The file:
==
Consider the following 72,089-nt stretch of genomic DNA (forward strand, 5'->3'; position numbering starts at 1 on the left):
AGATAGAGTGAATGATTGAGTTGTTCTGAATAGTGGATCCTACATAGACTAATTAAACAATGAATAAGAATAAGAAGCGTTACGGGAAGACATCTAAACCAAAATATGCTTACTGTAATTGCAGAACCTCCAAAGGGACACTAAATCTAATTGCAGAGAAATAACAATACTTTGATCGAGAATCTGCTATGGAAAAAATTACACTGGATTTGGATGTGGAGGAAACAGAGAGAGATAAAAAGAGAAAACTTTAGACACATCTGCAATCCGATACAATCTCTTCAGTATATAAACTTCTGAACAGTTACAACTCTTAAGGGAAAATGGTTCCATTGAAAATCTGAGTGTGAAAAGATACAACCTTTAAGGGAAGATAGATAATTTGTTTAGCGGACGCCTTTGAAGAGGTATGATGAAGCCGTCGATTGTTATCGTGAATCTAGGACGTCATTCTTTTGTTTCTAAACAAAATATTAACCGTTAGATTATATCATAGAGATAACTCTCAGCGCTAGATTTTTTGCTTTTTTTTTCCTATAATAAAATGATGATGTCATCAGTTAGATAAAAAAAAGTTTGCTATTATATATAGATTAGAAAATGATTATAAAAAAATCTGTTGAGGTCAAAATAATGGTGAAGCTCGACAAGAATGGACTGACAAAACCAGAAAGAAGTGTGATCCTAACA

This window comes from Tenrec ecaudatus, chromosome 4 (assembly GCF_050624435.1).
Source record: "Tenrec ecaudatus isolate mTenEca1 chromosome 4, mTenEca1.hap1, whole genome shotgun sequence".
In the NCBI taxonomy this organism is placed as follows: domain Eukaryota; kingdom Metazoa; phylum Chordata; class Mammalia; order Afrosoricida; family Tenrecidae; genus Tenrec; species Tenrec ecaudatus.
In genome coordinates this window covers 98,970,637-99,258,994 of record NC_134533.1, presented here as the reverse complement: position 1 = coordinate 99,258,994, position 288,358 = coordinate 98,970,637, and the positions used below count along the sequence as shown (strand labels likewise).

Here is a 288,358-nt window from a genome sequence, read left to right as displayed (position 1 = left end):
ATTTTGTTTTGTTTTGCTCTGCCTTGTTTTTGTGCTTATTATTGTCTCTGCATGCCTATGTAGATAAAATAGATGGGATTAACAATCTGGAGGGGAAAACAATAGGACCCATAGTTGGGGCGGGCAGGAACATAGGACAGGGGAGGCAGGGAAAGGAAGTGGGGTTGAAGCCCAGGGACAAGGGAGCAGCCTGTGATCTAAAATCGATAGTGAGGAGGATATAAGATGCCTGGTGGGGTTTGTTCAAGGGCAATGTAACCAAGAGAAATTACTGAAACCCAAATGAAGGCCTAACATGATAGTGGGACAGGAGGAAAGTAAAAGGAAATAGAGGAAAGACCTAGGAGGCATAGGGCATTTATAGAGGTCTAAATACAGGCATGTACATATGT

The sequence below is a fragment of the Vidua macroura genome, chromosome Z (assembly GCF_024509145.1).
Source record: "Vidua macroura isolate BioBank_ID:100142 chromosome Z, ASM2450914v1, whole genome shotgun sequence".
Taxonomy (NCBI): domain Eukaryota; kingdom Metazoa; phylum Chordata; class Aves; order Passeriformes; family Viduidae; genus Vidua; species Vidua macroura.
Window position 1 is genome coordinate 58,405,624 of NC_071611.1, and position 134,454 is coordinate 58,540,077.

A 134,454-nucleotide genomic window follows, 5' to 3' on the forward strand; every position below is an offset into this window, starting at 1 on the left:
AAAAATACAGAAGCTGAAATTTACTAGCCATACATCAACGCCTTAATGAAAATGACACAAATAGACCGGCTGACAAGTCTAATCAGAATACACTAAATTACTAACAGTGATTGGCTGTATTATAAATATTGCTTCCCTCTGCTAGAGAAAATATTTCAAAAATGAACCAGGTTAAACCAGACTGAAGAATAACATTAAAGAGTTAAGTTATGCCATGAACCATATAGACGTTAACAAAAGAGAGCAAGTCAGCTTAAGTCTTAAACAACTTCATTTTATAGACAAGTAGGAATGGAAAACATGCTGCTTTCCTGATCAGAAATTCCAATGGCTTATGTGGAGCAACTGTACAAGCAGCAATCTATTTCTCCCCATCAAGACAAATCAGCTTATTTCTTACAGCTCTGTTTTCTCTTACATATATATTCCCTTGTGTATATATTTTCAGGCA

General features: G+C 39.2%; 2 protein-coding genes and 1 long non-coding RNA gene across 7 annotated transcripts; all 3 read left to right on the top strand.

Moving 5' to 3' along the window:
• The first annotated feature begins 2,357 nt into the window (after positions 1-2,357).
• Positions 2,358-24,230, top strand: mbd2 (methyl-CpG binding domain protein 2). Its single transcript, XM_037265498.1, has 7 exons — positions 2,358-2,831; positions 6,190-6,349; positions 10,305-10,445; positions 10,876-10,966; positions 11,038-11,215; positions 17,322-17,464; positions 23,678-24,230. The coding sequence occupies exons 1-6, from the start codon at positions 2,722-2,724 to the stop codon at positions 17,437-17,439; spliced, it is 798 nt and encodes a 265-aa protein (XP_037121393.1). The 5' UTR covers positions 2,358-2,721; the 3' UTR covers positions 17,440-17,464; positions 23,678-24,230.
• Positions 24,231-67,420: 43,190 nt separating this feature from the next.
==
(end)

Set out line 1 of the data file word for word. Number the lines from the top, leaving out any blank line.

Consider the following 72,089-nt stretch of genomic DNA (forward strand, 5'->3'; position numbering starts at 1 on the left):